Javascript Promise Async Await – Very Simple Examples

Welcome to a quick tutorial and examples on how to use promise, async, and await in Javascript. So you have heard of asynchronous functions, and wondering how it works? Well, it is actually very simple.

  1. Asynchronous functions can be defined by prepending async to a function declaration. For example, async function demo () { return "FOO!"; }
  2. But since asynchronous functions do not wait for the processing to complete, it will return a promise. For example, var res = demo() will be a promise and not "FOO!".
  3. Lastly, we need to use then() to specify what to do when the processing is complete.
    • function done (result) { console.log(result); }
    • res.then(done);

That covers the quick basics, but let us walk through more examples in this guide – Read on!

ⓘ I have included a zip file with all the example source code at the start of this tutorial, so you don’t have to copy-paste everything… Or if you just want to dive straight in.

 

 

TABLE OF CONTENTS

Download & Notes Promise Async Await Useful Bits & Links
The End

 

DOWNLOAD & NOTES

Firstly, here is the download link to the example code as promised.

 

EXAMPLE CODE DOWNLOAD

Click here to download the source code, I have released it under the MIT license, so feel free to build on top of it or use it in your own project.

 

QUICK NOTES

If you spot a bug, please feel free to comment below. I try to answer questions too, but it is one person versus the entire world… If you need answers urgently, please check out my list of websites to get help with programming.

 

 

PROMISE ASYNC AWAIT

All right, let us now dive into the examples of using async, promise, and await in Javascript.

 

1) WORKING WITH ASYNC FUNCTIONS – THEN, CATCH, FINALLY

1-then-catch-finally.html
// (A) ASYNCHRONOUS FUNCTION
async function add (a, b) { return a+b; }
 
// (B) CALL ASYNC FUNCTION
add(11, 22)
 
// (C) THEN RESOLVE RESULT
.then (result => {
  console.log(result);
})
 
// (D) OPTIONAL - CATCH ERRORS
.catch(error => {
  console.log(error);
})
 
// (E) OPTIONAL - THIS WILL RUN REGARDLESS OF ERRORS
.finally(() => {
  console.log("Finally");
});

This may be a little intimidating for beginners, but keep calm and look carefully. This is pretty much just an “expanded version” of the introduction snippet.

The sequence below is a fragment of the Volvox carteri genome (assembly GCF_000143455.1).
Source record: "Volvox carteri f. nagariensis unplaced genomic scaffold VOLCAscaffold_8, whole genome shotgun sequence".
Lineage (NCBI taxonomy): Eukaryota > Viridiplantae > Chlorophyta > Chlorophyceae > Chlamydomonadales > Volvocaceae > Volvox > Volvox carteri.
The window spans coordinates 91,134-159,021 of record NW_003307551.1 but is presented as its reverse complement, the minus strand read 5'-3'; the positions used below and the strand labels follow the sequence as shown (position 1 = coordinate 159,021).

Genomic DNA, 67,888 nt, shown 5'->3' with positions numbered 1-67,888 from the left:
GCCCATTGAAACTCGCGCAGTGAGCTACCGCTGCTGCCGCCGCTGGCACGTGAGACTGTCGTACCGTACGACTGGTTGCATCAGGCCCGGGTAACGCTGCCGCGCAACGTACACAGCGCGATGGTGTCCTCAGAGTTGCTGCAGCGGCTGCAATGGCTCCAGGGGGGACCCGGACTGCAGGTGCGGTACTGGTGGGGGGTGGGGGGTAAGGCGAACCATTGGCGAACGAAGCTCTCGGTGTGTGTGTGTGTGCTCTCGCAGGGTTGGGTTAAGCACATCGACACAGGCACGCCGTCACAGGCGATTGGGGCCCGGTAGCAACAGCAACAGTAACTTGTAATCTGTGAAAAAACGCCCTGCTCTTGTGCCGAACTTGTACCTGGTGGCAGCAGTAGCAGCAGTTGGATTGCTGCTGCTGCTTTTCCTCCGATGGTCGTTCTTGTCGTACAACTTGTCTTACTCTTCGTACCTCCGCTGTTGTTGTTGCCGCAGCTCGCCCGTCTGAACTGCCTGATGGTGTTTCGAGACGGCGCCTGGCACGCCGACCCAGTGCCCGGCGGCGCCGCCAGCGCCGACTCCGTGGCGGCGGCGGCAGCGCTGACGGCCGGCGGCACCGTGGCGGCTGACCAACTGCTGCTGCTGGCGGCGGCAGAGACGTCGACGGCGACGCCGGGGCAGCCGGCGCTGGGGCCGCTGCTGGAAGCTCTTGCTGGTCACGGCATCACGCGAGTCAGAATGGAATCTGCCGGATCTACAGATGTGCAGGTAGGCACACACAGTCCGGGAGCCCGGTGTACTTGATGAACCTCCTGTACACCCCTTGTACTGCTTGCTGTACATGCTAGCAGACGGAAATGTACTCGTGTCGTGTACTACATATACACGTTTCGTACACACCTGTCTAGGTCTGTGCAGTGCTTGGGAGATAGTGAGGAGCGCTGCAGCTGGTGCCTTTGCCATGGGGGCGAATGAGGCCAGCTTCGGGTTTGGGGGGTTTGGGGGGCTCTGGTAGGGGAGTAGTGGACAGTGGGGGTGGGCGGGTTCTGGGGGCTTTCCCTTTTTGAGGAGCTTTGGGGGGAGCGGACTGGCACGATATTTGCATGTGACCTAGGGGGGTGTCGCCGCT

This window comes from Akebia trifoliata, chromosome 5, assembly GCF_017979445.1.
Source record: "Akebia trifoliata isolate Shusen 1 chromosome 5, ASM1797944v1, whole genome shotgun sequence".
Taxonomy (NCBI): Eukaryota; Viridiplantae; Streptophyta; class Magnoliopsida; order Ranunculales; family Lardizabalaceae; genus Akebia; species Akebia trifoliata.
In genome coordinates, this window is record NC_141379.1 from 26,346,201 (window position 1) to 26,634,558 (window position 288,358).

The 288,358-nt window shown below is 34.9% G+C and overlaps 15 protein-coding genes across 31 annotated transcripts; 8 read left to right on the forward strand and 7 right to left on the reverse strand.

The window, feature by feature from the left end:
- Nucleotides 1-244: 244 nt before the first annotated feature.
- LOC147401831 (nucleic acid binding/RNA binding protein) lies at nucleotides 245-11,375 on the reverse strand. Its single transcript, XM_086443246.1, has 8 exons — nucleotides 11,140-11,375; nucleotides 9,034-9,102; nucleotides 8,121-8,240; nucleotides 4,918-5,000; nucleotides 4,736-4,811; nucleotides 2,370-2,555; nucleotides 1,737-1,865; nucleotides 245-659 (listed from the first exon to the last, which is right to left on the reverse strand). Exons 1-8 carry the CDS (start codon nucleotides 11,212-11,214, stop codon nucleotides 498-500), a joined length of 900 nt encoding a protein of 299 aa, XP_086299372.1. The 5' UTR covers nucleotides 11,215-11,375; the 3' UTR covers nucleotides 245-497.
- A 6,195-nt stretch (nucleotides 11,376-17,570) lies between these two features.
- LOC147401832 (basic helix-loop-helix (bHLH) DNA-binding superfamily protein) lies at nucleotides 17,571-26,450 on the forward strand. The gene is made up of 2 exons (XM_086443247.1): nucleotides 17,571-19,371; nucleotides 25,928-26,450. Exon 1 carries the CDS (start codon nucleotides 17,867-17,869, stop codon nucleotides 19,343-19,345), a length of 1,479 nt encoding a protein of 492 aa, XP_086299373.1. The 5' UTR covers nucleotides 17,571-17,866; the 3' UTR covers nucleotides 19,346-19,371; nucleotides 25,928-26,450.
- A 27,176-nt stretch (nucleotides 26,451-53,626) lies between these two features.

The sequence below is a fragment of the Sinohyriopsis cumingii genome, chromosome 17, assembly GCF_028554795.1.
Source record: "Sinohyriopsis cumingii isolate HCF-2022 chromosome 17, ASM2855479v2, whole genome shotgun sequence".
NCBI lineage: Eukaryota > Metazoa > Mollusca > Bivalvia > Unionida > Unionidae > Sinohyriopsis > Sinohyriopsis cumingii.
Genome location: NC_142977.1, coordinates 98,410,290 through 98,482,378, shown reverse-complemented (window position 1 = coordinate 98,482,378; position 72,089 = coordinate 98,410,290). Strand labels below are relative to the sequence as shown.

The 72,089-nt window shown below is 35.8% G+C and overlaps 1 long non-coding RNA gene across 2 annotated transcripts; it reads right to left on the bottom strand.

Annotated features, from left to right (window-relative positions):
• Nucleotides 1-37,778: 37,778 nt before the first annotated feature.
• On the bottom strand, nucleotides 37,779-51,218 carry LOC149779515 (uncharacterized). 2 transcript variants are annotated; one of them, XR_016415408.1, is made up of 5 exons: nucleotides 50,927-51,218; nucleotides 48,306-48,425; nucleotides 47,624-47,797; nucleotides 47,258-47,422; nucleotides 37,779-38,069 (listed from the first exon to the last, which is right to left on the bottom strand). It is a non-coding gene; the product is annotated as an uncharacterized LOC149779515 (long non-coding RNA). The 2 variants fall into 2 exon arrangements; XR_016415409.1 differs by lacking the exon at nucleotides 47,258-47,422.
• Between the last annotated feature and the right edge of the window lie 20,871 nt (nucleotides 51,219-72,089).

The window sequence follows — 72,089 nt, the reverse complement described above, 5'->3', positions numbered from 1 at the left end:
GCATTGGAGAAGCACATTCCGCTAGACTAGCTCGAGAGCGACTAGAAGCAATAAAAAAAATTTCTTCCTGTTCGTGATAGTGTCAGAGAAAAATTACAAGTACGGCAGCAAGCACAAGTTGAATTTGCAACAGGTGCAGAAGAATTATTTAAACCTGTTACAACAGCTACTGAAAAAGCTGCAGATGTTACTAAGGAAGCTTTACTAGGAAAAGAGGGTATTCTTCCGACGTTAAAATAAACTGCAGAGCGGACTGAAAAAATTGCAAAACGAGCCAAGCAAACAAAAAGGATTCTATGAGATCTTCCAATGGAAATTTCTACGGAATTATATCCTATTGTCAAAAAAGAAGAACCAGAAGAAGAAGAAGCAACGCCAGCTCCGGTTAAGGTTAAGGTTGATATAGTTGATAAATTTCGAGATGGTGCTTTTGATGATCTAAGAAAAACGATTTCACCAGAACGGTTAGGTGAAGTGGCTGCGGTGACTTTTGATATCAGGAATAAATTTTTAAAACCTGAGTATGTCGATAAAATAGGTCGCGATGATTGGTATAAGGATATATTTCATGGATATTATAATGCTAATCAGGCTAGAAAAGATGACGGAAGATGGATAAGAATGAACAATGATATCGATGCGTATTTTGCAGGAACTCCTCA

1. First, we declare our async function add().
  2. Call the asynchronous function.
  3. The then() block will run when the asynchronous function is successfully completed.
  4. The catch() block is optional and will run when errors occur.
  5. Lastly, the finally() block is also optional. It will run regardlessly, after then() or catch().

Yes, the then-catch-finally trio is something like try-catch-finally… But for handling asynchronous functions instead.

 

 

2) AWAIT

2-await.html
// (A) ASYNC MULTIPLY FUNCTION
async function multiply (first, second) {
  return first * second;
}
 
// (B) ASYNC CALC FUNCTION
async function calc () {
  var result = 23 + 5;
  result = await multiply (result, 3); // WAIT FOR COMPLETION
  return result;
}

// (C) RUN!
calc().then(res => {
  console.log(res); // 84
});

// (D) CAN ONLY USE AWAIT INSIDE ASYNC FUNCTIONS
// await multiply(5, 2); // ERROR!

Asynchronous functions do not wait for completion. So this pretty much a no-brainer, just use await to wait for the results from an async function. But please take note, await will only work inside another async function().

 

 

USEFUL BITS & LINKS

That’s all for the tutorial, and here is a small section on some extras and links that may be useful to you.

 

INFOGRAPHIC CHEAT SHEET

Javascript Promise & Await (Click to enlarge)

 

LINKS & REFERENCES

 

THE END

Thank you for reading, and we have come to the end. I hope that it has helped you to better understand, and if you want to share anything with this guide, please feel free to comment below. Good luck and happy coding!

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